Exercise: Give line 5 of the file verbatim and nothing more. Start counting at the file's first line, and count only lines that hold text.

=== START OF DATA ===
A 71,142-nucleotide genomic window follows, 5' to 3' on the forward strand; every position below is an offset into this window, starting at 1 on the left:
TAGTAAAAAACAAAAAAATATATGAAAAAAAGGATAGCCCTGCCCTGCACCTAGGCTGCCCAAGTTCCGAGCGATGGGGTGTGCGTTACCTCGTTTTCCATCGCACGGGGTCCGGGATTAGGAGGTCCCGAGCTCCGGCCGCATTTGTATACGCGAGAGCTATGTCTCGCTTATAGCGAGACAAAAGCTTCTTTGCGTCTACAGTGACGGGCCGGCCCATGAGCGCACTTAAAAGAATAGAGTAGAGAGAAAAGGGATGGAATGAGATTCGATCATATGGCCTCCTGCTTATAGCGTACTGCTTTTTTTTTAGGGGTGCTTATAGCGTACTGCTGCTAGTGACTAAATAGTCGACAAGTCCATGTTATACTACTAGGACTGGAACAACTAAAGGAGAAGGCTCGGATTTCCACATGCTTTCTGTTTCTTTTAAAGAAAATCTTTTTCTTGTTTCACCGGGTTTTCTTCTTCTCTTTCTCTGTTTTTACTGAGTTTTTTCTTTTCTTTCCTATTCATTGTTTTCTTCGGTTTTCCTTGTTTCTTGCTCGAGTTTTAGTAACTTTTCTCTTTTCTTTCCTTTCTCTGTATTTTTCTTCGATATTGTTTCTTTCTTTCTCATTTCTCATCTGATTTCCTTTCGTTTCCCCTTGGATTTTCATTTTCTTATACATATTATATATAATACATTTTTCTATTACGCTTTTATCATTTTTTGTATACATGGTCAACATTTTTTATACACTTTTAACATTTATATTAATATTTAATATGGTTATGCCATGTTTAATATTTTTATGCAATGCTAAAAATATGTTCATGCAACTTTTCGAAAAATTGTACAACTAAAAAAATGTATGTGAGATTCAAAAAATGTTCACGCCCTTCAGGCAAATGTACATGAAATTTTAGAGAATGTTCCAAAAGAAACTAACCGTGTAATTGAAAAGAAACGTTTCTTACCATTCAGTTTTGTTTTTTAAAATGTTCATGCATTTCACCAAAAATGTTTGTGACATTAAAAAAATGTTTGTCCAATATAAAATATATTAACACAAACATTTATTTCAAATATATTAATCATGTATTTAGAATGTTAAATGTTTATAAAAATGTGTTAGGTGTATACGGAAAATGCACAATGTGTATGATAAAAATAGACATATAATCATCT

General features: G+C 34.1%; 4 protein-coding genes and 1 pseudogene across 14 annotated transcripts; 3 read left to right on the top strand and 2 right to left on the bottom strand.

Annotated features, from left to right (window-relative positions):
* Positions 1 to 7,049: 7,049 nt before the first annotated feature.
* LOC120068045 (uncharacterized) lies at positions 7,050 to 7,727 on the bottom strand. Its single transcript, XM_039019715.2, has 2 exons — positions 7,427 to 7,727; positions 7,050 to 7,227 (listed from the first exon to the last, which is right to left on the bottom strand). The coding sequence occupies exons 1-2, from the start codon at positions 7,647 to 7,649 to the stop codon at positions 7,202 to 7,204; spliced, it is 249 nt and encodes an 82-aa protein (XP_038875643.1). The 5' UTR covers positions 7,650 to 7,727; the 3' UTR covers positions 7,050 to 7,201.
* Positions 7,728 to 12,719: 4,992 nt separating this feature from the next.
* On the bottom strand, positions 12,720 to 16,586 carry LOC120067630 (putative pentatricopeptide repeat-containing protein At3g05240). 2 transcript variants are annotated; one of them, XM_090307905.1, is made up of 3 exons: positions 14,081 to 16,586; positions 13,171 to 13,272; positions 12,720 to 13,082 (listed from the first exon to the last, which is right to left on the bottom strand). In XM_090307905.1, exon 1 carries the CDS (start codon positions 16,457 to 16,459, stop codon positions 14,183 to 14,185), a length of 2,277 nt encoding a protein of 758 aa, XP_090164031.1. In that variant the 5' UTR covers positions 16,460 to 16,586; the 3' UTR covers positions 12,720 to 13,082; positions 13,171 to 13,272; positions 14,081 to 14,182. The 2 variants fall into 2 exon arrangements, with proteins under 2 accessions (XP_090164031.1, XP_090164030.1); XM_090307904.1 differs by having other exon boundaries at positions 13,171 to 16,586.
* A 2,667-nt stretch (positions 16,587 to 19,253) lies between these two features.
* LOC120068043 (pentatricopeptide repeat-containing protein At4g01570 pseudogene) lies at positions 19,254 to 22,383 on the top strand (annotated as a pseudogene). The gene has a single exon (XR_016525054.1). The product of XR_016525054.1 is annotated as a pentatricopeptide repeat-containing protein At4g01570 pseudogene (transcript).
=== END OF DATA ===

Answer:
* Positions 1 to 7,049: 7,049 nt before the first annotated feature.